Colony, along with private equity giant Blackstone Group and Malibu, Calif. based American Homes 4 Rent, have emerged as the three biggest buyers of foreclosed homes over the past year. Blackstone has spent well over $1 billion on buying up roughly 16,000 homes, and American Homes, backed by $600 million from the Alaska Permanent Fund, isn’t far behind.

Is Blankfein’s beard really just a beard?

Goldman Sachs Chief Executive Lloyd Blankfein has been sporting a beard lately, which has some people asking: is he on his way out?

The 58-year-old former commodities salesman shaved his beard, lost 50 pounds and quit smoking as he prepared to take over the reins of Goldman Sachs in 2006. He also “started dressing more like a banker and less like a renegade,” according to William Cohan, a former investment banker who wrote a book about Goldman Sachs.

Although Blankfein hasn’t been seen sporting motorcycle jackets or packing on the pounds yet, he surprised crowds at the World Economic Forum in Davos, Switzerland, last month with more than a five o’clock shadow. And on Tuesday he appeared on CNBC again with an even fuller beard.

Goldman: 1, Volcker: 0

By Lauren Tara LaCapra

There’s an interesting article out today from Bloomberg, which accuses Goldman Sachs of skirting the yet-to-be-defined-or-implemented Volcker rule, and accuses its top executives, including CEO, Lloyd Blankfein, of being a hypocrite.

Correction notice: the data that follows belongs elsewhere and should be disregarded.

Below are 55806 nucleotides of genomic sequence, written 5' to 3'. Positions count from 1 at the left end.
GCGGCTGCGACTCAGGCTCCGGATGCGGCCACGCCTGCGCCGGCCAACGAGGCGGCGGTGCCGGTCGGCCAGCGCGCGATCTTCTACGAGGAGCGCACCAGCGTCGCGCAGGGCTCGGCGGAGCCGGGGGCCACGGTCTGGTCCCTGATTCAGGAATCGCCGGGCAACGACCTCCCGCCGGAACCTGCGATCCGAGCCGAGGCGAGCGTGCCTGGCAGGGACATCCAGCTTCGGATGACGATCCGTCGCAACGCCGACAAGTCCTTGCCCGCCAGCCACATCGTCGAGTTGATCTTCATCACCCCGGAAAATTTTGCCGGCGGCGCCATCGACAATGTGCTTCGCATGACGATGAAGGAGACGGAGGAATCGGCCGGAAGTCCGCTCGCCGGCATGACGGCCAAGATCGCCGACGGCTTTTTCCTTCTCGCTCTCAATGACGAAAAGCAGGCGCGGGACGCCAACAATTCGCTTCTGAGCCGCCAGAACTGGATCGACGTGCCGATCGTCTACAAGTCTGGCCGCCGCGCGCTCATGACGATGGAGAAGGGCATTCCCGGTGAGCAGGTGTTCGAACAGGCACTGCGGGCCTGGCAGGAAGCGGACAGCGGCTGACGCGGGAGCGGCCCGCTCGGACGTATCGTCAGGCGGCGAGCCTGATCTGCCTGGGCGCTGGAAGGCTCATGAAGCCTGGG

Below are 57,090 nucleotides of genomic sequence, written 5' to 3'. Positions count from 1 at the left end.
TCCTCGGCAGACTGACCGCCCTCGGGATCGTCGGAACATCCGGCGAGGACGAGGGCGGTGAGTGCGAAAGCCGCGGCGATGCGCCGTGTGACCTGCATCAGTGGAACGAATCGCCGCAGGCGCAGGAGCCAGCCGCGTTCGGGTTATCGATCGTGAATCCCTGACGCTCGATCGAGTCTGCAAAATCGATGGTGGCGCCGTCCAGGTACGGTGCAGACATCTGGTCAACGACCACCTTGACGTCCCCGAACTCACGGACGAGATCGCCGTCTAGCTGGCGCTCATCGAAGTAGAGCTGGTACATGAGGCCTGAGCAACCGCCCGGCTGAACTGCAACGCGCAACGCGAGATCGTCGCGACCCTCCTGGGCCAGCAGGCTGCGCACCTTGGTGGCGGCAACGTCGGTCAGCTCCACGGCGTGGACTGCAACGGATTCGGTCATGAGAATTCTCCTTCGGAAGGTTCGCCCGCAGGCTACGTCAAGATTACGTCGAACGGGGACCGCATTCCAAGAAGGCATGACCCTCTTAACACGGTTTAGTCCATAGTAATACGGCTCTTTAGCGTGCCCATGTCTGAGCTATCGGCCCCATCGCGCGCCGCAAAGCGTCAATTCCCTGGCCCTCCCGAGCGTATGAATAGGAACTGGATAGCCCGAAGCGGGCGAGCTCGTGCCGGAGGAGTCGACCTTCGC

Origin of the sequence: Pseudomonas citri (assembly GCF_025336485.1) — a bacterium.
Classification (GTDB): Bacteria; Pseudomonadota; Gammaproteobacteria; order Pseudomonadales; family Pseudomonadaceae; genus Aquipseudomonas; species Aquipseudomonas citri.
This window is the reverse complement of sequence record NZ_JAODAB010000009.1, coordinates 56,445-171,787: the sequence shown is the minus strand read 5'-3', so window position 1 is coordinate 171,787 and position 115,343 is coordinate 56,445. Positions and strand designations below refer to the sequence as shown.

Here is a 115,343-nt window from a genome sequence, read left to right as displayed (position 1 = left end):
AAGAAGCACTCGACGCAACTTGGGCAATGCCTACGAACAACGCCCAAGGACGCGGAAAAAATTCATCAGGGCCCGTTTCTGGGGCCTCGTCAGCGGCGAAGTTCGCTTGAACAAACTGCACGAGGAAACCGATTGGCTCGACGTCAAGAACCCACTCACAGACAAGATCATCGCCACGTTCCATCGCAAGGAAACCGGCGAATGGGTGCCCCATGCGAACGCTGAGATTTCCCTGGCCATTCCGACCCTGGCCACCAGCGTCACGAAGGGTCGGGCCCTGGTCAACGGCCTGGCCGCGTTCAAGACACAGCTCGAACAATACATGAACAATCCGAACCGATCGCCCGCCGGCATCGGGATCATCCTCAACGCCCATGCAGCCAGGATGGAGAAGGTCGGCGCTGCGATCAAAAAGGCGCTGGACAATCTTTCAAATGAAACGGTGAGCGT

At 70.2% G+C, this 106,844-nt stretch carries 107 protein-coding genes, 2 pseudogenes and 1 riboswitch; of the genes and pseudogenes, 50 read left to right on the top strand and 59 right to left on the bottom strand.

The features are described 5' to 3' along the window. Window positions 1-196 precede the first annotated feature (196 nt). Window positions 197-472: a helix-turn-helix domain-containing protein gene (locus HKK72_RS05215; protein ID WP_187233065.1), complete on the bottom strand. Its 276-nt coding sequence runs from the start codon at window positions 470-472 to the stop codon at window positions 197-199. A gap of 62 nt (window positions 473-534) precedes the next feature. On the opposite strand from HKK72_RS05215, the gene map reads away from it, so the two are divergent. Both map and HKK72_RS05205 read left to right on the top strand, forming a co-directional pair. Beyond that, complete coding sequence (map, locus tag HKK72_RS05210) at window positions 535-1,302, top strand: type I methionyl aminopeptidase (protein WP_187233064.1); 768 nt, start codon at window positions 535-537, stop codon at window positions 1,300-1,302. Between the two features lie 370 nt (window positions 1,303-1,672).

Bloomberg reporter Max Abelson has done some good work on the subject. His article is well written and well sourced—he spoke to at least 20 people and got many of them to go on the record about their former employer and describe how Goldman continues to place bets with the firm’s own money.

Abelson concludes “Goldman Sachs has worked around regulations curbing proprietary bets at banks. “ But what the article really points out is that Wall Street will keep finding new ways to move the goal posts in its favor when it comes to defining and clamping down on prop trading.

Greg Smith says Goldman’s response confirms his criticisms: Q&A

Greg Smith, the ex-Goldman Sachs salesman who stunned the investment bank with a scathing public resignation in March, is now on the defense.

Smith, whose book, “Why I Left Goldman Sachs” hits bookstores today, has been facing the wrath of Goldman, media critics, and online commenters since last week, when bits and pieces of his book began to leak out and Goldman quickly jumped at the chance to characterize him as an undistinguished ex-employee with an ax to grind.

Goldman said Smith quit because he didn’t get the raise or position he wanted. It has also tried to cast doubt on the veracity of his claims by making other current and ex-Goldman employees available for media interviews to dispute Smith’s characterization of events in his book anecdotes.